Environmental, Resource, and

Sustainability Consulting and Contracting

Since 1990

Clearwater Group 1990-2018 Copyright

​​​​​Clearwater Group

East Bay Office: (Main Office)
229 Tewksbury Avenue
Point Richmond, CA 94801 USA

North Bay Office:

777 Grand Avenue; Suite 205

San Rafael, CA 94901 USA


Main Number: +1.510-307-9943

Fax: 510-232-2823

Olivia P. Jacobs

Mobile:     +1.510-590-1099

James A. Jacobs

Mobile: +1.510-590-1098 


Clearwater Group has evaluated mine properties for resource potential, tax value for estate purposes, as well as for environmental issues.  The firm has performed valuations of property with gold and silver resources as well as coal properties.  The company has worked on mitigation measures to minimize acid mine drainage potential of sulfur-rich deposits.

Principal Geologist James A. Jacobs co-authored Acid Mine Drainage, Rock Drainage, and Acid Sulfate Soils (2014, Wiley).

The author is shown at the Richmond Portal of Iron Mountain Mine, a U.S. EPA Superfund Site with a documented -3.6 pH. Photos below show Iron Mountain Mine, with passive mitigation measures to treat acid mine drainage in the eastern U.S.


The identification of the six elements of acidic drainage can be done by easily by professionals and interested persons with a modest budget of a few hundred dollars for laboratory tests.  Most of the elements noted below can be identified by performing a site inspection.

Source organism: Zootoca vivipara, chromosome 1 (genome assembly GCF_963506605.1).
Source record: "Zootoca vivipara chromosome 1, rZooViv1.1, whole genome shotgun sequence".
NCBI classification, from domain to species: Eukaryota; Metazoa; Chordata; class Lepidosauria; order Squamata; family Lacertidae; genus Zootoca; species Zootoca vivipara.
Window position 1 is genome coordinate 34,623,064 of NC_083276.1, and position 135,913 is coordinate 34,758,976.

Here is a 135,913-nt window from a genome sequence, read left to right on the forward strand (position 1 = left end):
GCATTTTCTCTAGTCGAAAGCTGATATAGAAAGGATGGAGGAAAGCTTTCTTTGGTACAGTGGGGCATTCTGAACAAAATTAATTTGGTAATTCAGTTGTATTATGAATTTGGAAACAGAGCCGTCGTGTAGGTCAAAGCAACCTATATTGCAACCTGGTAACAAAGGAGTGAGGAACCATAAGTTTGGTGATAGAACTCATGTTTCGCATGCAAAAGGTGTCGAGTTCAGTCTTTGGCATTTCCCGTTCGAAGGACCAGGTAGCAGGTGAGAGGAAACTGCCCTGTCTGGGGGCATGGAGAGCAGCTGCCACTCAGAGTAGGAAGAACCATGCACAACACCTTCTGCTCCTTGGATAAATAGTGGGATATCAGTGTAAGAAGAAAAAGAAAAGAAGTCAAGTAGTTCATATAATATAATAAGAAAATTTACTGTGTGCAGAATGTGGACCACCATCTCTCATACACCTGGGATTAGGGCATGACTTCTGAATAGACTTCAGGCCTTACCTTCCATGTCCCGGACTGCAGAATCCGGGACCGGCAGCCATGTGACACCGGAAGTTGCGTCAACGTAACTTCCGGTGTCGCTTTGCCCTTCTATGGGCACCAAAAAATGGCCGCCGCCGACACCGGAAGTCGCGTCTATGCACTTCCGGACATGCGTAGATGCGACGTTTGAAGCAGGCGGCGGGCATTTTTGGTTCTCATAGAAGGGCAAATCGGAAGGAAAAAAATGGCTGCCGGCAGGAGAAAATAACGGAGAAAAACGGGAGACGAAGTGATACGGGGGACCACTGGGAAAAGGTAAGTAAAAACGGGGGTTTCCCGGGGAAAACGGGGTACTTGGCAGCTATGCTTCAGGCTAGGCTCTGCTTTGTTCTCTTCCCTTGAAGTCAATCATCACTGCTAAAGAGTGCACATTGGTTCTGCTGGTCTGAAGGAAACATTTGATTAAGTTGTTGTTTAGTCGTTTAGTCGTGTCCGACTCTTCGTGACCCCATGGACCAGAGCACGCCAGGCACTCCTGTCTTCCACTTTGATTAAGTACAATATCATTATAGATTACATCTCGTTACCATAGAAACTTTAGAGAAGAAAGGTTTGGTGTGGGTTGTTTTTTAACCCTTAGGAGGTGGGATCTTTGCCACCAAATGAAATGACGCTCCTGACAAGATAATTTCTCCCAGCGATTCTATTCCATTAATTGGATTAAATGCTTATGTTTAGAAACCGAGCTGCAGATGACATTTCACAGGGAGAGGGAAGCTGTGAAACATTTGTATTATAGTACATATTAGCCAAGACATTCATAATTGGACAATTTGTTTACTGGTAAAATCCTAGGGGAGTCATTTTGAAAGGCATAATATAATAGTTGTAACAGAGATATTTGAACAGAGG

1) Disturbance of pyrite-rich rocks; (identify pyrite with a hand lens and geology maps);

2) Aerobic conditions with oxygen in air and dissolved oxygen in water; (identify with a DO meter and a site inspection);

3) Microbial colonies which use pyrite as terminal electron acceptor for cellular respiration; (identify with a microbiological lab test);

4) Acidphile bacteria produce sulfuric acid (H
2SO4) which lowers pH of drainage; (identify pH with a pH meter or pH paper and inspecting for visual evidence such as corrosion);

5) Acids dissolve toxic metals (Al, As, Cd, Mg, Mn, Pb, Zn, etc.) (identify metals with laboratory tests such as EPA Method 6020); and

6) Ecological and economic damage: such as fish kills, dead vegetation, habitat destruction, erosion, etc. (identify with a site inspection and reviewing regulatory reports and other documents and aerial photos).

Water treatment at Iron Mountain Mine relies on lime treatment as well as stormwater diversion.

Passive constructed wetlands have been used for acid mine drainage treatment.

Cold mix asphalt (CMA) can also be used to incorporate mining wastes into a recycled product.